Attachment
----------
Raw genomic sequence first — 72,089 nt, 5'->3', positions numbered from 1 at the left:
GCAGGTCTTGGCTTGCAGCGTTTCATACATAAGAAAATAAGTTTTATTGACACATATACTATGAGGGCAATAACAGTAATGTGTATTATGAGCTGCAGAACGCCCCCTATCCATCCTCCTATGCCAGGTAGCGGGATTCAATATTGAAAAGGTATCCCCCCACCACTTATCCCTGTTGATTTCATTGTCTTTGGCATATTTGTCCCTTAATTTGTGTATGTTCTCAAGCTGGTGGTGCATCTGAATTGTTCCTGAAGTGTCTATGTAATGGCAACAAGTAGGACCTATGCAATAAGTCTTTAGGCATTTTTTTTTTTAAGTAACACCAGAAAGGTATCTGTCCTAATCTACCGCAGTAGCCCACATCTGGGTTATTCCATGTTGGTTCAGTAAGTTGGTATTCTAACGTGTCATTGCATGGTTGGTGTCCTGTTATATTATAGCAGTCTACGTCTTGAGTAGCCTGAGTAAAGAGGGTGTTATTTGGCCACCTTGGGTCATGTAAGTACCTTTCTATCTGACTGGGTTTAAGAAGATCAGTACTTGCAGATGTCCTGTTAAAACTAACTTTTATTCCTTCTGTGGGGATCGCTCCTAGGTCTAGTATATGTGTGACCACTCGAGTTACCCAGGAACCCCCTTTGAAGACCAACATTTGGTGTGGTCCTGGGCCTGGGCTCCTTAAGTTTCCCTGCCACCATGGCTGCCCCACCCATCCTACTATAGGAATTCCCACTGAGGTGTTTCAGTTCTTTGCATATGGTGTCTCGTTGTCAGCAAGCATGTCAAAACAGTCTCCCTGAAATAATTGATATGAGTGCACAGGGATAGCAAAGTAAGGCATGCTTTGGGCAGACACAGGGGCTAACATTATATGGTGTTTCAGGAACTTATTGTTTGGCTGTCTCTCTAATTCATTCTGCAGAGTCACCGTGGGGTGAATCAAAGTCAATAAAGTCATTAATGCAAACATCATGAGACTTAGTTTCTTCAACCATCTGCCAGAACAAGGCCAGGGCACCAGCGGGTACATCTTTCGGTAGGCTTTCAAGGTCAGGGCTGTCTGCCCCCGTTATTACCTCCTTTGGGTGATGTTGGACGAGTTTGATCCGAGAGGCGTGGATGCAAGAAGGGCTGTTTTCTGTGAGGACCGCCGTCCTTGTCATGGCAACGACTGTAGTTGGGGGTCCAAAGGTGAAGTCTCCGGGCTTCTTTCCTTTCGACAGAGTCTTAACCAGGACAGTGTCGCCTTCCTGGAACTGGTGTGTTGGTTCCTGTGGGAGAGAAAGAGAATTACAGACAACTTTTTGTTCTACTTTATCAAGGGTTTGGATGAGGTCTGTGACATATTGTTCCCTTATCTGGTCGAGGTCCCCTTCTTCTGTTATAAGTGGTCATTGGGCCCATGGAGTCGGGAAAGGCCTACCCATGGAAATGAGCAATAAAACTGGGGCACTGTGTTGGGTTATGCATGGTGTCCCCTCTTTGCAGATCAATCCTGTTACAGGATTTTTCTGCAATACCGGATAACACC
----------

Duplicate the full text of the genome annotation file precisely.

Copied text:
Raw genomic sequence first — 72,089 nt, 5'->3', positions numbered from 1 at the left:
GCAGGTCTTGGCTTGCAGCGTTTCATACATAAGAAAATAAGTTTTATTGACACATATACTATGAGGGCAATAACAGTAATGTGTATTATGAGCTGCAGAACGCCCCCTATCCATCCTCCTATGCCAGGTAGCGGGATTCAATATTGAAAAGGTATCCCCCCACCACTTATCCCTGTTGATTTCATTGTCTTTGGCATATTTGTCCCTTAATTTGTGTATGTTCTCAAGCTGGTGGTGCATCTGAATTGTTCCTGAAGTGTCTATGTAATGGCAACAAGTAGGACCTATGCAATAAGTCTTTAGGCATTTTTTTTTTTAAGTAACACCAGAAAGGTATCTGTCCTAATCTACCGCAGTAGCCCACATCTGGGTTATTCCATGTTGGTTCAGTAAGTTGGTATTCTAACGTGTCATTGCATGGTTGGTGTCCTGTTATATTATAGCAGTCTACGTCTTGAGTAGCCTGAGTAAAGAGGGTGTTATTTGGCCACCTTGGGTCATGTAAGTACCTTTCTATCTGACTGGGTTTAAGAAGATCAGTACTTGCAGATGTCCTGTTAAAACTAACTTTTATTCCTTCTGTGGGGATCGCTCCTAGGTCTAGTATATGTGTGACCACTCGAGTTACCCAGGAACCCCCTTTGAAGACCAACATTTGGTGTGGTCCTGGGCCTGGGCTCCTTAAGTTTCCCTGCCACCATGGCTGCCCCACCCATCCTACTATAGGAATTCCCACTGAGGTGTTTCAGTTCTTTGCATATGGTGTCTCGTTGTCAGCAAGCATGTCAAAACAGTCTCCCTGAAATAATTGATATGAGTGCACAGGGATAGCAAAGTAAGGCATGCTTTGGGCAGACACAGGGGCTAACATTATATGGTGTTTCAGGAACTTATTGTTTGGCTGTCTCTCTAATTCATTCTGCAGAGTCACCGTGGGGTGAATCAAAGTCAATAAAGTCATTAATGCAAACATCATGAGACTTAGTTTCTTCAACCATCTGCCAGAACAAGGCCAGGGCACCAGCGGGTACATCTTTCGGTAGGCTTTCAAGGTCAGGGCTGTCTGCCCCCGTTATTACCTCCTTTGGGTGATGTTGGACGAGTTTGATCCGAGAGGCGTGGATGCAAGAAGGGCTGTTTTCTGTGAGGACCGCCGTCCTTGTCATGGCAACGACTGTAGTTGGGGGTCCAAAGGTGAAGTCTCCGGGCTTCTTTCCTTTCGACAGAGTCTTAACCAGGACAGTGTCGCCTTCCTGGAACTGGTGTGTTGGTTCCTGTGGGAGAGAAAGAGAATTACAGACAACTTTTTGTTCTACTTTATCAAGGGTTTGGATGAGGTCTGTGACATATTGTTCCCTTATCTGGTCGAGGTCCCCTTCTTCTGTTATAAGTGGTCATTGGGCCCATGGAGTCGGGAAAGGCCTACCCATGGAAATGAGCAATAAAACTGGGGCACTGTGTTGGGTTATGCATGGTGTCCCCTCTTTGCAGATCAATCCTGTTACAGGATTTTTCTGCAATACCGGATAACACC